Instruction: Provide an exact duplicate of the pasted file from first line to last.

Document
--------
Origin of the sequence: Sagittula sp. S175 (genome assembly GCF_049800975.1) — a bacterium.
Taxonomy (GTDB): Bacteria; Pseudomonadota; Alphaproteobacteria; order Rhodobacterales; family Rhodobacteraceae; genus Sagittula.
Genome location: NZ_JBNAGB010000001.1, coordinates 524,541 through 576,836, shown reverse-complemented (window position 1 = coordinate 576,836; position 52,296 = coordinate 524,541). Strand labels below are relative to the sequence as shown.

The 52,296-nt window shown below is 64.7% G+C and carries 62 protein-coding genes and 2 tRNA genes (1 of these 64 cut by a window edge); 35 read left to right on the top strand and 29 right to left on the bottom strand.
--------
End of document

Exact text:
Origin of the sequence: Sagittula sp. S175 (genome assembly GCF_049800975.1) — a bacterium.
Taxonomy (GTDB): Bacteria; Pseudomonadota; Alphaproteobacteria; order Rhodobacterales; family Rhodobacteraceae; genus Sagittula.
Genome location: NZ_JBNAGB010000001.1, coordinates 524,541 through 576,836, shown reverse-complemented (window position 1 = coordinate 576,836; position 52,296 = coordinate 524,541). Strand labels below are relative to the sequence as shown.

The 52,296-nt window shown below is 64.7% G+C and carries 62 protein-coding genes and 2 tRNA genes (1 of these 64 cut by a window edge); 35 read left to right on the top strand and 29 right to left on the bottom strand.